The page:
Last week I was involved with a class at MCAD (Minneapolis College of Art & Design) called "Mixed Media". The class was one of their art educator offerings that they have every summer. It was taught by an artist named Helen Stringfellow.
I must say the class was great fun. There were only ten students, which is a nice number of people to work with. Students came from Germany (2), Canada, Oregon, North Dakota, as well as in and around the metro area (5).
We all were to come to the week long class prepared with a theme or topic we would be working with all week. My theme was owls, mostly because I have a ton of imagery ready from using owls all school year as my main topic or subject.
Each day we had a new assignment or technique we learned in the morning and we had time to work on our personal take or use for that technique in the afternoon. We made rubbings on the first day, just like in elementary school, with a variety of textures, mediums and papers. We then made a large collage using the rubbings as elements and a journey as a jumping point. (see large greenish blue rectangle on the left made using a large sheet of heavy weight Canson, a variety of rubbings using tracing paper, butcher paper, newspaper, Sennelier oil pastels, Golden liquid acrylic ) The resulting work is very abstract, which is unusual for me, but the activity was fun and it really got the class rolling.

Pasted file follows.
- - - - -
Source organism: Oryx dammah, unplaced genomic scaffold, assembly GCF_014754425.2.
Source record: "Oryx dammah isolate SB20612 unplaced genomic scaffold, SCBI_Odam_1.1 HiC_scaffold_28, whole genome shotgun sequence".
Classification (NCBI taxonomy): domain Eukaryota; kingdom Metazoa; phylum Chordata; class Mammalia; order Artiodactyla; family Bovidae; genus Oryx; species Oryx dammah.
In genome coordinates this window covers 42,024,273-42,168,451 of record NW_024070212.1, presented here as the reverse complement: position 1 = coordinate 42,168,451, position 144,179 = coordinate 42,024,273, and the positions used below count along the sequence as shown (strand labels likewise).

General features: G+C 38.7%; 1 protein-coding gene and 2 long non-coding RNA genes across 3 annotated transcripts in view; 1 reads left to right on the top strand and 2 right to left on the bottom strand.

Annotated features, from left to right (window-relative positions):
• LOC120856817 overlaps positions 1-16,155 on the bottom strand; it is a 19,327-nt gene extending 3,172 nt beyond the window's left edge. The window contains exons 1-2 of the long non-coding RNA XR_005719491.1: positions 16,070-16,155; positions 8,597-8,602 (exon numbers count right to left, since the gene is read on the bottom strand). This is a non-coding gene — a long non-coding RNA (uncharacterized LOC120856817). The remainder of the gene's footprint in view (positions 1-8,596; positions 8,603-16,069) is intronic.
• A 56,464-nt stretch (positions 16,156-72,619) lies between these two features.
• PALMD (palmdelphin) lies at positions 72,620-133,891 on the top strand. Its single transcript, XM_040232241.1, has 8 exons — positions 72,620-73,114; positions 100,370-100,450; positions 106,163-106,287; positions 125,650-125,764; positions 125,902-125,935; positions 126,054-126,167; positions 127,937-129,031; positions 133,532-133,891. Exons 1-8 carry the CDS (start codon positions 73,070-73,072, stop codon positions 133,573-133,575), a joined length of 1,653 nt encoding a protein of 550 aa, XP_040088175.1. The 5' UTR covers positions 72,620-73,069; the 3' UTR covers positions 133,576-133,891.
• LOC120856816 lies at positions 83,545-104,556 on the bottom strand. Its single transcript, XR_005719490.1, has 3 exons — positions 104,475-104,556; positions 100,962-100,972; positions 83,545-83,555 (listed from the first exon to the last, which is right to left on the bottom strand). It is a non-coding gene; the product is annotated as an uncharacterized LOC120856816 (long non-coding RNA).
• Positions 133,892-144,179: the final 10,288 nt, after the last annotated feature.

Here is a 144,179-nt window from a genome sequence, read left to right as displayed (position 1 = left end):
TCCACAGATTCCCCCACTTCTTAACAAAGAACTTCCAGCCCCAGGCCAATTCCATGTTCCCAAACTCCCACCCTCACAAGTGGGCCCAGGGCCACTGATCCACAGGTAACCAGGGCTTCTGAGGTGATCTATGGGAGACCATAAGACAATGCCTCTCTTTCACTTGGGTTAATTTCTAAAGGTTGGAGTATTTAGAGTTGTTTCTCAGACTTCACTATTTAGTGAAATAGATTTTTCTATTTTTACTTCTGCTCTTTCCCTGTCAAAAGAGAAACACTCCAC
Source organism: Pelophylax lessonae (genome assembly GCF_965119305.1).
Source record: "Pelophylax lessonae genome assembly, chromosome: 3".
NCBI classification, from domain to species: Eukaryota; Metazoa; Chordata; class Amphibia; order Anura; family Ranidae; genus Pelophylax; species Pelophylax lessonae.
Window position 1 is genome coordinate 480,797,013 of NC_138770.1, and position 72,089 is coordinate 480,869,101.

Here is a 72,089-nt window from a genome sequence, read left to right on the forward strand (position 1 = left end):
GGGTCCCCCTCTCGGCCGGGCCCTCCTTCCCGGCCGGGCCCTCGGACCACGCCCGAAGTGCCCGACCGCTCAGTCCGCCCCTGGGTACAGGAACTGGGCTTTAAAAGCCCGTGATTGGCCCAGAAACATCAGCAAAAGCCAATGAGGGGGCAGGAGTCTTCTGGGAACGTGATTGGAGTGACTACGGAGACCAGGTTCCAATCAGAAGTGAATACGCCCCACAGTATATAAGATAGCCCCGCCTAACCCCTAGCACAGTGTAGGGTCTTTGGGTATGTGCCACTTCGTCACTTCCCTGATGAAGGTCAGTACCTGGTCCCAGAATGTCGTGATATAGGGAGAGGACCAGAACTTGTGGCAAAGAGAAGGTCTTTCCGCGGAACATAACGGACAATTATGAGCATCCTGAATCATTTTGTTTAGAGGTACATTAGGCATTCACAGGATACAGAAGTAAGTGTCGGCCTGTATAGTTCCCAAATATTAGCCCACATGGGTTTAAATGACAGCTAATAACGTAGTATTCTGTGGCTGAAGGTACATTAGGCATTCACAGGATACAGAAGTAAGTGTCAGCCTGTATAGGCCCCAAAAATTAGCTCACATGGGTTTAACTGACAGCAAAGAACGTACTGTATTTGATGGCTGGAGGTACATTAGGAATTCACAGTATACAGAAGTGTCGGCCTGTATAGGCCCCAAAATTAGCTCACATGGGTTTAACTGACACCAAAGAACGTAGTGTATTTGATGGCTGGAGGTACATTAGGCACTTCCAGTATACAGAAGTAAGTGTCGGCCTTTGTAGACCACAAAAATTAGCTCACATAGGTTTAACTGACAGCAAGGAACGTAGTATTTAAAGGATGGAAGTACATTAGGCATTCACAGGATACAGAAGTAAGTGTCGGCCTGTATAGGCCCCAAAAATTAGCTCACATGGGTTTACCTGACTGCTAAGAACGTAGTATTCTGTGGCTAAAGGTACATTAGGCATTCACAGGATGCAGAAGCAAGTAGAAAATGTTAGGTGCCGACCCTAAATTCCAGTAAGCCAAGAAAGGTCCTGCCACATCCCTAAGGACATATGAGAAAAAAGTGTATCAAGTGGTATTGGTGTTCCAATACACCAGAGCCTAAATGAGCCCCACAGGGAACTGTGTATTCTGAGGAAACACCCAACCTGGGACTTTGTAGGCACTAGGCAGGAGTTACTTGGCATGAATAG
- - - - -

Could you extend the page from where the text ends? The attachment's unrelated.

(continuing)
The next day we learned about transfers. We used Citra-solv, an organic, smelly, oily, orange-based solvent (can you tell I didn't like it?), Chartpak blender pens, packing tape, and gel medium both to make a "skin" and to transfer an image. All of the above list are methods of making transfers from toner based photocopies. Although the packing tape will turn any image into a sticker-like sheet that can be glued down. My most successful transfers came from using the marker and from gel medium, as a transfer method, not a "skin". But, it was fun to try so many ways of getting a transfer and seeing the different effects and results. Everyone had mixed results and ways they preferred to transfer their images onto their work. See the top book in center image, made using both cream and black Stonehenge paper and a series of marker transfers.
The next day we talked about printing. Carving simple stamps from easy-cut, using a kneaded eraser to make a stamp, self stick cork or foam, simple screen prints, and stencil printing.
On the following day we talked about books (my favorite) and started to think about moving our work more into 3-D. We also talked about fibers and using the printing and other transfers on fabric rather than paper. The bottom book in the center image was made using Stonehenge paper, Golden liquid acrylics, transfers using marker, block prints using Golden open acrylics as ink, and my own paste paper cover. Final image was my final project for the week made using gel medium to transfer the owl image, Golden liquid acrylics, and Arches watercolor - sign at store said 740 lbs - it is very heavy, and wire to hang images out from wall.
It was a great class. It is always great as a teacher to become the student again and spend some time trying new things and making artwork. Now if I could only figure out how to get my images placed into my blog as the text goes along rather than all at once, or post info with the images. Oh well, I never said I was an amazing blogger.